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Can Culture Be Managed?

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"Culture is a largely intangible concept that is difficult to understand let alone manage". Critically discuss this statement. Osborne & Plastrik (1997) suggest that changing the culture of an organization is not a science as the culture is very extensive and complicated and does not have structures from cognitive and behavioral science which can be utilized for implementing the changes. Cultures are based on unconscious mental contexts held by the group at varying levels of bonding. Within every culture there are established assumptions which tend to become unconscious (Carter n.d.). Whatever we believe with absolute certainty is generally taken for granted. We lose sight of the fact that alternatives to our stable presuppositions can even be entertained. Organizational change is generally difficult to achieve as it is the accepted style of doing things and those inside the organization regard the change-over with discomposure, nervousness, and suspicion. This is especially true in mergers and acquisitions where one needs to integrate two different cultures into one culture. In 2000, Time Warner and American Online (AOL) announced their merger. These companies have drastically different organizational cultures, one being a media organization and the other being an information technology organization. The two cultures clashed as the Time Warner employees thought that the AOL employees were aggressive while the AOL employees thought that the Time Warner people were pretty inactive. Another point where two merging cultures can clash is the perception of being a "winner" or a "loser", the winner is, of course, the bigger company. ...read more.


Similar concept is followed to give other awards like employee of the year award, best delivery person of the year, best sales manager of the year, ubharta sitara award (given to the new recruitment) and outstanding manager of the year (The 5F culture at Zensar, n.d.). According to Smiricich's research (1983a, cited in British Journal of Management, Vol. 9, 1998) cultural management can be classified into three groups. One group says that culture can be managed as it is variable. Members of this group believe that culture is an organizational variable and thus can be changed. A significant aspect of cultural research by them has been the management's attempts to control and change the culture. Bate, 1994; Bowman and Faulkner, 1997; Brown, 1995; Dawson, 1994; Silverweig and Allen, 1976 are some useful references to cultural change models. Another group believes that culture cannot be managed directly. They stress on the point that culture is not something that organization has but it is something which organization is. Thus Martin (1985, cited in British Journal of Management, Vol. 9, 1998) says that the culture can be manipulated under certain specific happenings, like change in leadership, during serious financial or some other crisis, during formation, merger, or take-over or other similar instances. They stress on the point that culture is a variable that can be managed indirectly. The third group rejects the view that culture can be managed or it can be manipulated. They emphasizes that the culture cannot be altered consciously but natural changes will take place frequently. ...read more.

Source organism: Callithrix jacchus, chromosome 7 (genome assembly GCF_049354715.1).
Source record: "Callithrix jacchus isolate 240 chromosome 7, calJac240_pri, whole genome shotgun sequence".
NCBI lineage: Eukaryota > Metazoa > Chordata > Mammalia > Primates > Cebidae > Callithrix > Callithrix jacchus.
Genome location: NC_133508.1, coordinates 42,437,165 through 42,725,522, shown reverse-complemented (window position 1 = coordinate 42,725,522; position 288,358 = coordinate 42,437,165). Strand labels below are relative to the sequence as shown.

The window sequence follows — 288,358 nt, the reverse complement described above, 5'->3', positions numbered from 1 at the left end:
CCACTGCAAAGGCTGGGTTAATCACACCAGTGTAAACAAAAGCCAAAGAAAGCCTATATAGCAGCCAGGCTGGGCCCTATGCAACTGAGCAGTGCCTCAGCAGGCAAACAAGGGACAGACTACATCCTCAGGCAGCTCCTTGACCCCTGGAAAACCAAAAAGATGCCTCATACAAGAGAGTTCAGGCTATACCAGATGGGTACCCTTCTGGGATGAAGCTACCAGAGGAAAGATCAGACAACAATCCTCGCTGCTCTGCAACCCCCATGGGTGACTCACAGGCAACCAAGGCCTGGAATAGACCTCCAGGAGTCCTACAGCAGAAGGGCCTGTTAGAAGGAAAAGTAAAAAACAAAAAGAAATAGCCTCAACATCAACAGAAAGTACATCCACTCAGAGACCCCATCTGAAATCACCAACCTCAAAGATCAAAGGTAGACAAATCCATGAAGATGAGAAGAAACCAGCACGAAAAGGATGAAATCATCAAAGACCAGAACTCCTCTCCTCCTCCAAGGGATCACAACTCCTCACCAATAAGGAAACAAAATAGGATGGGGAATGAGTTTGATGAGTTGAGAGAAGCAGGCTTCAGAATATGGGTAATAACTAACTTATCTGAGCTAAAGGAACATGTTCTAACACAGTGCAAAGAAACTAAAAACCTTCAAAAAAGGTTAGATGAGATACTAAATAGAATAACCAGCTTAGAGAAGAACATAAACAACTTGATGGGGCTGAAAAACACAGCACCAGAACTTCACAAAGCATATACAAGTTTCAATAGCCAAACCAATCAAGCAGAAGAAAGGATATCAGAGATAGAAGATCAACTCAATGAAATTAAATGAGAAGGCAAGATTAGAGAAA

Ideas from mechanics were taken to prepare cars and trucks easy for on-road maintenance. Cultural changes take time, and the process is generally difficult. Some get accustomed to it quickly, while others take time. At Chrysler, the management started with engineering, then moved on to customer service, and down to the dealers, and so on and so forth (Zatz 1994). This made for some strange experiences for those who dealt with the company during the change-over times. The media wondered why Chrysler, in the middle of heavy losses, was spending billions on new buildings and assets and research and development. They got their answers years later, when Chrysler got its returns on the investments. Later, the pace of change was slowed due to structural problems, like, independently owned dealership and contradictory viewpoints of many industry insiders. Another problem that came up was the onset of complacency, as winning products, record profits, and high sales erased the sense of urgency that played significant role in maintaining the speed of change. We thus find that culture is a proper tangible concept. If the observer has the vision for it, he can view the basic culture of the organizations around him. These cultures can be seen in their goals and objectives, their working style and the way they respond to the changing environment. Once he can see the culture, he can also understand the reason behind the culture being followed. Also, he can use skill and knowledge to change the culture to take the organization from one level to the other. The power of cultural change is strong enough to turn an "aging dinosaur into a state-of-the-art profit-maker". It may do wonders in your business or institution, as well (Zatz 1994). ...read more.

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